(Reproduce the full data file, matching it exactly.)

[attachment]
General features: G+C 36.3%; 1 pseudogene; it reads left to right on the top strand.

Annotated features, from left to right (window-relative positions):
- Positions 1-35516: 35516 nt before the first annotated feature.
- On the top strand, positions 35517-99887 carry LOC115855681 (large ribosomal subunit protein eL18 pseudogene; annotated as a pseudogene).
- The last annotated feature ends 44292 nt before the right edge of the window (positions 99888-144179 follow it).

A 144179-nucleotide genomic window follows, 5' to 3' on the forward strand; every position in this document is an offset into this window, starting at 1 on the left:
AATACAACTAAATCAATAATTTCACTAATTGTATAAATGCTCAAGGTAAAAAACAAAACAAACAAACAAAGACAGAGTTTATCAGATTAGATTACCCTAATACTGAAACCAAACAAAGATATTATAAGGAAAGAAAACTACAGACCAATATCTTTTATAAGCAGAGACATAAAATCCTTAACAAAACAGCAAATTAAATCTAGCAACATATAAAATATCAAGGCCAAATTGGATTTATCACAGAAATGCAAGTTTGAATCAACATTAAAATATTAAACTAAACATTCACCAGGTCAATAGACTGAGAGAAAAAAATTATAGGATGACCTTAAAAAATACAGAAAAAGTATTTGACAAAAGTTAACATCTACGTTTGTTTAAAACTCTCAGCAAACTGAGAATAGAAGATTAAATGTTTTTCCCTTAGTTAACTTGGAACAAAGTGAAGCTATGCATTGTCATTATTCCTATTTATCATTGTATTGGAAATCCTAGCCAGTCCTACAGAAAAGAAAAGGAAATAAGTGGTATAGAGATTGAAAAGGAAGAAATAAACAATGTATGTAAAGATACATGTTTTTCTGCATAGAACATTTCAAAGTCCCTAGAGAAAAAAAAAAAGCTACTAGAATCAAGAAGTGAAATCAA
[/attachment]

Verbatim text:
General features: G+C 36.3%; 1 pseudogene; it reads left to right on the top strand.

Annotated features, from left to right (window-relative positions):
- Positions 1-35516: 35516 nt before the first annotated feature.
- On the top strand, positions 35517-99887 carry LOC115855681 (large ribosomal subunit protein eL18 pseudogene; annotated as a pseudogene).
- The last annotated feature ends 44292 nt before the right edge of the window (positions 99888-144179 follow it).

A 144179-nucleotide genomic window follows, 5' to 3' on the forward strand; every position in this document is an offset into this window, starting at 1 on the left:
AATACAACTAAATCAATAATTTCACTAATTGTATAAATGCTCAAGGTAAAAAACAAAACAAACAAACAAAGACAGAGTTTATCAGATTAGATTACCCTAATACTGAAACCAAACAAAGATATTATAAGGAAAGAAAACTACAGACCAATATCTTTTATAAGCAGAGACATAAAATCCTTAACAAAACAGCAAATTAAATCTAGCAACATATAAAATATCAAGGCCAAATTGGATTTATCACAGAAATGCAAGTTTGAATCAACATTAAAATATTAAACTAAACATTCACCAGGTCAATAGACTGAGAGAAAAAAATTATAGGATGACCTTAAAAAATACAGAAAAAGTATTTGACAAAAGTTAACATCTACGTTTGTTTAAAACTCTCAGCAAACTGAGAATAGAAGATTAAATGTTTTTCCCTTAGTTAACTTGGAACAAAGTGAAGCTATGCATTGTCATTATTCCTATTTATCATTGTATTGGAAATCCTAGCCAGTCCTACAGAAAAGAAAAGGAAATAAGTGGTATAGAGATTGAAAAGGAAGAAATAAACAATGTATGTAAAGATACATGTTTTTCTGCATAGAACATTTCAAAGTCCCTAGAGAAAAAAAAAAAGCTACTAGAATCAAGAAGTGAAATCAA